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It's Always Sunny In Philadelphia: "The Gang Gets a New Member"

Illustration for article titled It's Always Sunny In Philadelphia: "The Gang Gets a New Member"
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Man, Sunny is really on a roll! After last week's classic, we get another standout half-hour, mostly because it focused on Charlie (always a good move), and it had a nice, understated guest star in Jason Sudeikis, who played the character he often does on Saturday Night Live: the straight man who draws attention to all the weirdness around him.  It was also another cliffhanger, but it worked a lot better than the season opener because Charlie not going right back into the gang made sense from a dramatic viewpoint (he's just getting into his job as a janitor!) and was a less drastic twist than Dennis getting married, which made it feel a lot less forced.

I'm always a fan of Sunny episodes that bring in an outsider who reacts with horror to the gang's behavior. But what was really cute and different about this one was less that they behaved in some awful manner, but more that they were just endearingly lame, a quality Charlie can appreciate far more than the normalized Schmitty (Sudeikis), who was spared being warped like the rest of them when they kicked him out of the gang ten years ago.

Charlie's building nervousness about reuniting with Schmitty was hilarious to watch and even more so once we discovered that Schmitty was a normal, if somewhat obnoxious, guy who just draws attention to Charlie's weirdness (his butt dance, the "imagination-based" game that is Nightcrawlers) by being a normal, somewhat obnoxious guy. Charlie being tense about Schmitty before we met him was funny, but his edginess once Schmitty was hanging out was 10 times funnier. "You live with your mom; that's kind of lame." "Yeah, well it's the MS that's kind of lame," Schmitty explains. "Kind of a downer, that story, though …" Charlie retorts quietly.

Quickly, in an entirely precedented move, the rest of the gang decide to kick Charlie out after he makes an ultimatum in a scene that's just about as touching as Sunny could ever be. And then things just kicked into high-gear funny. I honestly don't know what was better: Charlie's new quest to become the best janitor that he can be (and best friends with Dee) or the gang's obsessive courting and re-initiation of Schmitty back into the gang. Charlie's interview with Dave Foley (in a one-scene cameo as a tweedy principal—that guy'll do anything!) was wonderful in that it balanced reality with utter insanity. Charlie's enthusiasm and skill for cleaning makes it possible that he could get that kind of job, but then again, his resume is a photo of Bruce Jenner, and he really, really wants to eat the principal's eraser. "It certainly smells of grapes," he notes.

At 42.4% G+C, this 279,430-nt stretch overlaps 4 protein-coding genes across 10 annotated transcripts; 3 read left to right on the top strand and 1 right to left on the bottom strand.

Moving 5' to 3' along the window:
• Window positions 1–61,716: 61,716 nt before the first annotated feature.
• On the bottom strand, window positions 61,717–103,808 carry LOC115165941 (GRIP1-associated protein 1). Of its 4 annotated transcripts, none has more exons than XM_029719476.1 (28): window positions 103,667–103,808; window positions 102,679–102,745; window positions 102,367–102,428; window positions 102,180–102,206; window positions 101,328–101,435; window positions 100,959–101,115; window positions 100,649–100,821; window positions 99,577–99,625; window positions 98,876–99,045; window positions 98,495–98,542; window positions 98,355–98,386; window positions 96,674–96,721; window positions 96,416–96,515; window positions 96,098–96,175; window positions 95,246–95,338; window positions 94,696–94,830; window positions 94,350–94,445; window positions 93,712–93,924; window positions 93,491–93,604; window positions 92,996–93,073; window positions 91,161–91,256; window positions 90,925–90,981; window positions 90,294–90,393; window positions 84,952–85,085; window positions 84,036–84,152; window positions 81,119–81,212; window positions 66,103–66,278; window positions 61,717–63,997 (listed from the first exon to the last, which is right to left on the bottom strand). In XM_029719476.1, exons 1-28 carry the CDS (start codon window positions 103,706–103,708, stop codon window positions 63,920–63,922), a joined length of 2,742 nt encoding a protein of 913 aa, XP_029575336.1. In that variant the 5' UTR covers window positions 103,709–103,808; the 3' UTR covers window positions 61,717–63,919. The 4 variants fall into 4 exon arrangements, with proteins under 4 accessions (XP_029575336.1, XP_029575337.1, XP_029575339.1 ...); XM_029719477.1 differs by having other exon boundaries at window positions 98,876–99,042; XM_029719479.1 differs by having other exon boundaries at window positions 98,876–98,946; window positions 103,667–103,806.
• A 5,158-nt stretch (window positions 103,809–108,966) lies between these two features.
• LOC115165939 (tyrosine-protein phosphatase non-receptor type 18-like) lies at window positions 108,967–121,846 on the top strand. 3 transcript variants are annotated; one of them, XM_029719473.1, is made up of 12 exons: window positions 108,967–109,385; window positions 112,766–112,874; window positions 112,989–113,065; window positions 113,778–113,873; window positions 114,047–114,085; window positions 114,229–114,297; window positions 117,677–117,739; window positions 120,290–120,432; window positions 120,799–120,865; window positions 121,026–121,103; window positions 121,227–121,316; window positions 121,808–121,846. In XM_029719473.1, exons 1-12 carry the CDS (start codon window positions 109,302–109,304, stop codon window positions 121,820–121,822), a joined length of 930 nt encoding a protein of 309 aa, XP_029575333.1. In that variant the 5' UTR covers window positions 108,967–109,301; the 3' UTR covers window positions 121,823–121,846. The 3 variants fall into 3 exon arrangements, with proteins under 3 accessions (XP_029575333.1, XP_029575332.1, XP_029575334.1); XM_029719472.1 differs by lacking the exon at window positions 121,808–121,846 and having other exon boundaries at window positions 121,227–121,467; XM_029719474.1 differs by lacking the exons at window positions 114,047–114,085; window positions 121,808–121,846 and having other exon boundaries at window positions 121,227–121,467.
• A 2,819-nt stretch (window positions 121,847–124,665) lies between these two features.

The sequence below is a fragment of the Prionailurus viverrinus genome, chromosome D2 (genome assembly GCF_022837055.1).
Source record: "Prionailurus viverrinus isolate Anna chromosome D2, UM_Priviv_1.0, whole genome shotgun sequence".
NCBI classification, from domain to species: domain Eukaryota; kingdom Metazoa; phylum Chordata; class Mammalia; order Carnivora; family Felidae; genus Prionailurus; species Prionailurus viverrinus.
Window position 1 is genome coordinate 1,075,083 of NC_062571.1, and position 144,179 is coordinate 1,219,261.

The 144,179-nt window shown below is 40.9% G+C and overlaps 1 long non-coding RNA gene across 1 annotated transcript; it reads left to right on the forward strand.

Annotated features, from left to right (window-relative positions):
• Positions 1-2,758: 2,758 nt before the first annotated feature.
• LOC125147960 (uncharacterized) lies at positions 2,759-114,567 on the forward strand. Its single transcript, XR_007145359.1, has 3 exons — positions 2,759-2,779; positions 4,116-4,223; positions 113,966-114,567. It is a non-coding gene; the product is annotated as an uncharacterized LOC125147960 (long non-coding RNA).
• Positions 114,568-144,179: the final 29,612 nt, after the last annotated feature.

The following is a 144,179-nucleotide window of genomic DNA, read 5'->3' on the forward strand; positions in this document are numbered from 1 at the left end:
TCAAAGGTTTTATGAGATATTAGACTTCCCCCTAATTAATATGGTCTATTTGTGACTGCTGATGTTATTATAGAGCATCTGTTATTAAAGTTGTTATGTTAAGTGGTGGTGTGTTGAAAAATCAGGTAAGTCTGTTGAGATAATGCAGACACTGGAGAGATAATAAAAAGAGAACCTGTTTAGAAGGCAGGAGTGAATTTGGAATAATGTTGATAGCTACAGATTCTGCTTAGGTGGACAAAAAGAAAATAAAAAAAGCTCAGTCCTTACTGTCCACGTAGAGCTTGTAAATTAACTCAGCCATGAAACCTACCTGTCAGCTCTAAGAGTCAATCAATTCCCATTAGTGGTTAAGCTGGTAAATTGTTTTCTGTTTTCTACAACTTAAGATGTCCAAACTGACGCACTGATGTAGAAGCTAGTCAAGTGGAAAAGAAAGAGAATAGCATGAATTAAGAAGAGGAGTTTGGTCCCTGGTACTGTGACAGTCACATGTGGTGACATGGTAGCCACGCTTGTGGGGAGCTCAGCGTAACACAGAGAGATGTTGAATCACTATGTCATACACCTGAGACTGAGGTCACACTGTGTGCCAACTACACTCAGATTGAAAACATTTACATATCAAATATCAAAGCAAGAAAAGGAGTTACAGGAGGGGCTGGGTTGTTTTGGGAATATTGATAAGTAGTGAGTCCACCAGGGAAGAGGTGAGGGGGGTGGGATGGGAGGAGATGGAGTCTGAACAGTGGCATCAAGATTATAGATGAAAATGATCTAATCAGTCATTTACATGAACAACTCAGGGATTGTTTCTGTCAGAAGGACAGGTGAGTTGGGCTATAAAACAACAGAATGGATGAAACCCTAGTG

The initiation ceremonies of the gang were just as good. My favorite scene was definitely the breakdown of Dennis-imposed order at the restaurant, initiated by Schmitty pointing out to Mac and Frank that they're adults and they can order what they want. Sunny is very good at introducing a new "rule" about the gang, like Dennis ordering for everyone ("Linguini's too heavy for lunch," he chides) that we've never seen before—and likely never will again—yet a rule that still makes perfect sense for the characters, so it doesn't matter. Then, as Schmitty is more and more disdainful of the gang's cute but super-lame ceremonies (like Mac's repeated, failed roundhouse kicks), they decide to push him out of a moving car again, but they can't even do that. That nicely underlined the fact that Dennis and Mac might have been slightly cool and/or intimidating when they were kids who could boss Schmitty around but now are just strange, strange man-children.

The only reason this episode doesn't get an A is Dee's story, which was nicely tied in via the time capsule and Charlie becoming a janitor but just wasn't as funny. The gag about kids being lazy and on their phones wasn't too original, and Dee's failed acting/comedy skills and her shitty career should have been riffed on more. Kaitlin Olson is hilarious when she's playing Dee as a comedienne, and she had one great moment when she was taken with her own zinging skills, but even the booming presence of Rene Auberjonois didn't make it work for me.


Stray observations:

  • Also in the time capsule: a Korn CD and The Cider House Rules on laserdisc.
  • Dee gets very hormonal when confronted with her failed career. The gang initially suspects the pregnancy, but Dennis hits it on the head: "I think it's the failure."
  • I don't know which outfit at the fancy restaurant was better: Mac's polo shirt and tie or Dennis' pink button-down.
  • "I'm not a proud man. … I'll degrade myself; I'll make a genuine ass out of myself."
  • The best part of the "men's ceremony" in the bar was the rap/choral music.